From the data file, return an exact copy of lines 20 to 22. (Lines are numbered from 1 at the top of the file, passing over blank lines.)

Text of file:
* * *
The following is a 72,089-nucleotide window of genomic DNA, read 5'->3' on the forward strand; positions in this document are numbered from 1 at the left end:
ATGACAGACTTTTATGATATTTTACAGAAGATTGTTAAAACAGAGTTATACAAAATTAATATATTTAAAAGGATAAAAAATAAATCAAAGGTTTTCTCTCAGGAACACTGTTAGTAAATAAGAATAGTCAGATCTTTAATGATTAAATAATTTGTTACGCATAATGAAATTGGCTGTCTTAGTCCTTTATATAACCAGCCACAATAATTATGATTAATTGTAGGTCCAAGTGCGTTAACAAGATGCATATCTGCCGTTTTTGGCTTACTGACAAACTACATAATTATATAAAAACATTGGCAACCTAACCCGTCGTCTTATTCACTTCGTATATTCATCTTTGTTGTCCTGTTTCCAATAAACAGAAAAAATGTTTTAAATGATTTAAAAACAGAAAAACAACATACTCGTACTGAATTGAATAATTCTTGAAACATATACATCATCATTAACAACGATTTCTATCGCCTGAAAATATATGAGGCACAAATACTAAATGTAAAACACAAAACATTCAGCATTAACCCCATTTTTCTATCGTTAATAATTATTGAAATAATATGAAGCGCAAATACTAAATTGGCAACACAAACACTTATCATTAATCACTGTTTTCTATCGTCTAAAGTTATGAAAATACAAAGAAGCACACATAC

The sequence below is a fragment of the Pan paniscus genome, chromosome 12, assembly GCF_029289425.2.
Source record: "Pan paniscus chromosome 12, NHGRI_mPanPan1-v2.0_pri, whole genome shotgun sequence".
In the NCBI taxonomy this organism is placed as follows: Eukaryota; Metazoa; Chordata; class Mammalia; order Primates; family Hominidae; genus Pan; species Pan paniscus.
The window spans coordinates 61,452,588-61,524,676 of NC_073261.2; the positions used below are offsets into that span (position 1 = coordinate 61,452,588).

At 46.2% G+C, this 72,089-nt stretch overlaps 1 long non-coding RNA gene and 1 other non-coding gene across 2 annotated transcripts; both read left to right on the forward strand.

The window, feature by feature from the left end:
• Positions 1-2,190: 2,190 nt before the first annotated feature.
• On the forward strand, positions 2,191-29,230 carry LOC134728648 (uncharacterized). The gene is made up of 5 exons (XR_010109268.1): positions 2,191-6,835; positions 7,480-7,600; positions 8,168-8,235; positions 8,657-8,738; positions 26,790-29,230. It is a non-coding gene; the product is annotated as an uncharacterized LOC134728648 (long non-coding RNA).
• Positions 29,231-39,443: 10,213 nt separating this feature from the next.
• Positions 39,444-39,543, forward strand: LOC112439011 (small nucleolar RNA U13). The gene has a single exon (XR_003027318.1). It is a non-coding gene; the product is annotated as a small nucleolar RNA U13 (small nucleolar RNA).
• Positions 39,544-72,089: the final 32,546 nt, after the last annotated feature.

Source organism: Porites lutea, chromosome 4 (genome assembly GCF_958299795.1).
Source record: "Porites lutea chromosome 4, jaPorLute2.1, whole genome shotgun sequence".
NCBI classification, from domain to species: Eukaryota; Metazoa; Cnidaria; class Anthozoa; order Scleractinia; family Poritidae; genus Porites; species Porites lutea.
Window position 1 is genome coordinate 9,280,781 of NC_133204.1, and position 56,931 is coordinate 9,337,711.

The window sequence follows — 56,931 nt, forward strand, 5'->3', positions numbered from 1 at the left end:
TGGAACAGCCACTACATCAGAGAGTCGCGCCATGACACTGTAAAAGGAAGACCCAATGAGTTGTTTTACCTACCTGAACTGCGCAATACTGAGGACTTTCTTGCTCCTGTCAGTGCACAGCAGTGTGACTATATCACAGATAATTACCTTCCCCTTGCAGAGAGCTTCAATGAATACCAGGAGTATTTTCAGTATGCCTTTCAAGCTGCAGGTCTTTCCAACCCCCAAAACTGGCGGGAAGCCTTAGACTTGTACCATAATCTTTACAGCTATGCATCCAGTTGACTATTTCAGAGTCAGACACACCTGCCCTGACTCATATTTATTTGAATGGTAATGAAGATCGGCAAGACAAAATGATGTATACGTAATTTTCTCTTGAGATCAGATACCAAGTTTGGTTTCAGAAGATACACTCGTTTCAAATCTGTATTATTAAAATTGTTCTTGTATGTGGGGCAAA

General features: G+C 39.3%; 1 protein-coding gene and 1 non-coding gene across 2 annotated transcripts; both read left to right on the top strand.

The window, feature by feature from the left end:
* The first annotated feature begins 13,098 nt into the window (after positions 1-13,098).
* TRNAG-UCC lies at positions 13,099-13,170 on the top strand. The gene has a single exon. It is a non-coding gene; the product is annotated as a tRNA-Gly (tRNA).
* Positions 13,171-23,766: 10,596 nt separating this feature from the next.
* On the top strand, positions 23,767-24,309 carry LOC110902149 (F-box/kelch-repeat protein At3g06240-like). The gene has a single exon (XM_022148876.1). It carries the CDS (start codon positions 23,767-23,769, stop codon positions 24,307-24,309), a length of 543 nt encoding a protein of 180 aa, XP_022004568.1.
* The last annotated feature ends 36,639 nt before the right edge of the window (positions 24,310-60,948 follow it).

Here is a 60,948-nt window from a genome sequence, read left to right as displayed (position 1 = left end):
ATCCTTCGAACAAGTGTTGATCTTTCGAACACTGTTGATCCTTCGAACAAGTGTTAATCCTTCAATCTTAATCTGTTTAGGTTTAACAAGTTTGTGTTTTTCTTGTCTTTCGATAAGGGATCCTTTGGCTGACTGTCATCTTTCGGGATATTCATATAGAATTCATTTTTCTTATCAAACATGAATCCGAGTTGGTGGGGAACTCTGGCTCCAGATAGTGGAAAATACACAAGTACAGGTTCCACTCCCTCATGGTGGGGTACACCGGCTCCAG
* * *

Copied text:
General features: G+C 39.3%; 1 protein-coding gene and 1 non-coding gene across 2 annotated transcripts; both read left to right on the top strand.

The window, feature by feature from the left end:
* The first annotated feature begins 13,098 nt into the window (after positions 1-13,098).